Tobacco history: How ‘smoke of the gods’ became big business

cigarette factory
Workers in a local cigarette factory in the early 1970s. FILE PHOTO | NMG 

The tobacco plant grows natively in North and South America and it is believed that the Mayan people were growing the plant as early as 6,000 BC. Tobacco had many different uses in medical and religious practices. It was believed to be a cure-all and was used to dress wounds, relieve toothaches and was a popular pain killer.

Eastern North American tribes believed tobacco to be “the smoke of the gods”, a gift from the Creator and tobacco smoke was seen as carrying one’s thoughts and prayers to the spirits. Tobacco was used in many religious ceremonies or those to seal treaties and agreements. It was also readily welcome as a trade item or medium of exchange.

Tobacco was in common use in the Americas long before European settlers arrived and took the practice to Europe where it became popular.

On October 15, 1492, Christopher Columbus was offered dried tobacco leaves as a gift from the American Indians that he encountered. Soon after sailors brought back tobacco seeds to Europe and the plant was grown all over the continent in record time because Europeans believed it could cure anything from bad breath to cancer!

Following the arrival of Europeans tobacco became one of the primary products fueling colonization, and also a driving factor in the incorporation of African slave labour.


In 1588, a resident of Virginia Thomas Harriet introduced tobacco smoking as a means of getting one’s daily dose of tobacco. During the 1600s tobacco was so popular that it was used as money and considered “as good as gold”.

At the same time some of the harmful effects of tobacco began to be noticed by individuals such as Sir Francis Bacon who in 1610 noted that trying to quit the habit was really hard.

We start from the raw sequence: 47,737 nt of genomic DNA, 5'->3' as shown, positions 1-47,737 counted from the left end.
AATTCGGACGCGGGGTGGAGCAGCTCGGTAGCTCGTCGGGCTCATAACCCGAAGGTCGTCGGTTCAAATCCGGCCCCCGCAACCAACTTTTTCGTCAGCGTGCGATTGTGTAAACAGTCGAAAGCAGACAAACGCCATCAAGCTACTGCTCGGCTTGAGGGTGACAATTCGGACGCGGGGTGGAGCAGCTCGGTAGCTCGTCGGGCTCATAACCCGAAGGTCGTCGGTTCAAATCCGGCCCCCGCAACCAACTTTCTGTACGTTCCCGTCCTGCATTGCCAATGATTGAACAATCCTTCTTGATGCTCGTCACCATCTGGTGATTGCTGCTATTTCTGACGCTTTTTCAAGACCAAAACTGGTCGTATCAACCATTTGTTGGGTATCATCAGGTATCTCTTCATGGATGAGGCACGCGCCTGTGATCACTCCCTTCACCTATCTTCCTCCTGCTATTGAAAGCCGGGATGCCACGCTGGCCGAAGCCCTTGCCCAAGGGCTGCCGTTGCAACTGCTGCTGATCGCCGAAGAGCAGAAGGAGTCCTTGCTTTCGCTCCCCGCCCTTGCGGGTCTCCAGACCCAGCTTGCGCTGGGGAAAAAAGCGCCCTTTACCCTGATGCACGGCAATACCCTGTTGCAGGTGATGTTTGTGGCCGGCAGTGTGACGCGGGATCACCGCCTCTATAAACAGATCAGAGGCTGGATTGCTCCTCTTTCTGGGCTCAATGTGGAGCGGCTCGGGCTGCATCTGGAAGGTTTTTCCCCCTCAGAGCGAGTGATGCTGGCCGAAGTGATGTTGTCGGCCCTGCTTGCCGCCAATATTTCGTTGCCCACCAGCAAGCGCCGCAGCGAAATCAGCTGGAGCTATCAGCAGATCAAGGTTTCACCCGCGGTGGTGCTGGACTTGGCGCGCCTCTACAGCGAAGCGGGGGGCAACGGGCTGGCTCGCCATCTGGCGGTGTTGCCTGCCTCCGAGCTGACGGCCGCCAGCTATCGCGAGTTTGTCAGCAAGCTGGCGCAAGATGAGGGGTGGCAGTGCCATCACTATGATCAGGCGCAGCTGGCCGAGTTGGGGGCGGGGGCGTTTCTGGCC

In the Eastern US, gold and silver were very rare which made it difficult for the colonists to trade with Native Americans. The growing of tobacco in the Chesapeake area was essential to solving this problem. Starting in the1620s, tobacco was used as a currency for trade, paying fines, taxes and even marriage licences.

The increased demand for tobacco in Europe fuelled the slave trade. In the colonies land was at a premium because tobacco required vast tracts of land to cultivate.

Tobacco production was also highly labour intensive which created a problem for the traditional practice of indentured European labour. Indentured servants were promised land of various amounts in their contracts which became harder to part with being in direct competition with the demand for tobacco land. It was no longer economically viable to bring in indentured servants.

What the plantation owners wanted was workers who could legally not be paid and would be able to work long hours in the hot sun. The demand and profitability of tobacco led to the shift in the colonies to a slave-based labour force which has shaped life and politics in America and elsewhere including Kenya up to the present day.

Pierre Lorillard established a company in New York City to process tobacco, cigars and snuff in 1760 which still exists today as the oldest tobacco company in America.